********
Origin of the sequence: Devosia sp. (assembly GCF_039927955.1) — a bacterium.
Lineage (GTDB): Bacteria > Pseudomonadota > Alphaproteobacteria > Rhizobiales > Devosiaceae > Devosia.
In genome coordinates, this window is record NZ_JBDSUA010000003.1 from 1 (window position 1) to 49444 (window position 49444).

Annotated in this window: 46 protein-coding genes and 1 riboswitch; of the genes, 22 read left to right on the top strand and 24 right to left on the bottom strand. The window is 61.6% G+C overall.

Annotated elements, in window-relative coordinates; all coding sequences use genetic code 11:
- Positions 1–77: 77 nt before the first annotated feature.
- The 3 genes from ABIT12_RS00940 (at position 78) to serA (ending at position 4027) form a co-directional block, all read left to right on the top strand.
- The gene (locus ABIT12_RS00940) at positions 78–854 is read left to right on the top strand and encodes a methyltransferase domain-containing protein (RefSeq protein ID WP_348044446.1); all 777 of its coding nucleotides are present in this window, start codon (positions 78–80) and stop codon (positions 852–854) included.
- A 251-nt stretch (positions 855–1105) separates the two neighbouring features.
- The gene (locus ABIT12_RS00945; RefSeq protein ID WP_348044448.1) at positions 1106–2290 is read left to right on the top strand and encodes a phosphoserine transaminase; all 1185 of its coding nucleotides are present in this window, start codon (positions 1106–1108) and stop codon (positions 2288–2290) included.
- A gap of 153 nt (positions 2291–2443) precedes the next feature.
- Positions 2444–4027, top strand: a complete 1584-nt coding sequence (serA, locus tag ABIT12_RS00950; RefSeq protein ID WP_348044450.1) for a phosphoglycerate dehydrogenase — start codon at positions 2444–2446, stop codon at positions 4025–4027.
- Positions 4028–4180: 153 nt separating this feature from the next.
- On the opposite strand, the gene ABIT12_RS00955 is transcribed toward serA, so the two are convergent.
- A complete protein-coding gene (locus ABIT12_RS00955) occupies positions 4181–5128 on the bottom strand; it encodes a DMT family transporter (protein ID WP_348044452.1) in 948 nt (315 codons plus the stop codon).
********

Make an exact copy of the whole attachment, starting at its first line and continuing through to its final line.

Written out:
Origin of the sequence: Devosia sp. (assembly GCF_039927955.1) — a bacterium.
Lineage (GTDB): Bacteria > Pseudomonadota > Alphaproteobacteria > Rhizobiales > Devosiaceae > Devosia.
In genome coordinates, this window is record NZ_JBDSUA010000003.1 from 1 (window position 1) to 49444 (window position 49444).

Annotated in this window: 46 protein-coding genes and 1 riboswitch; of the genes, 22 read left to right on the top strand and 24 right to left on the bottom strand. The window is 61.6% G+C overall.

Annotated elements, in window-relative coordinates; all coding sequences use genetic code 11:
- Positions 1–77: 77 nt before the first annotated feature.
- The 3 genes from ABIT12_RS00940 (at position 78) to serA (ending at position 4027) form a co-directional block, all read left to right on the top strand.
- The gene (locus ABIT12_RS00940) at positions 78–854 is read left to right on the top strand and encodes a methyltransferase domain-containing protein (RefSeq protein ID WP_348044446.1); all 777 of its coding nucleotides are present in this window, start codon (positions 78–80) and stop codon (positions 852–854) included.
- A 251-nt stretch (positions 855–1105) separates the two neighbouring features.
- The gene (locus ABIT12_RS00945; RefSeq protein ID WP_348044448.1) at positions 1106–2290 is read left to right on the top strand and encodes a phosphoserine transaminase; all 1185 of its coding nucleotides are present in this window, start codon (positions 1106–1108) and stop codon (positions 2288–2290) included.
- A gap of 153 nt (positions 2291–2443) precedes the next feature.
- Positions 2444–4027, top strand: a complete 1584-nt coding sequence (serA, locus tag ABIT12_RS00950; RefSeq protein ID WP_348044450.1) for a phosphoglycerate dehydrogenase — start codon at positions 2444–2446, stop codon at positions 4025–4027.
- Positions 4028–4180: 153 nt separating this feature from the next.
- On the opposite strand, the gene ABIT12_RS00955 is transcribed toward serA, so the two are convergent.
- A complete protein-coding gene (locus ABIT12_RS00955) occupies positions 4181–5128 on the bottom strand; it encodes a DMT family transporter (protein ID WP_348044452.1) in 948 nt (315 codons plus the stop codon).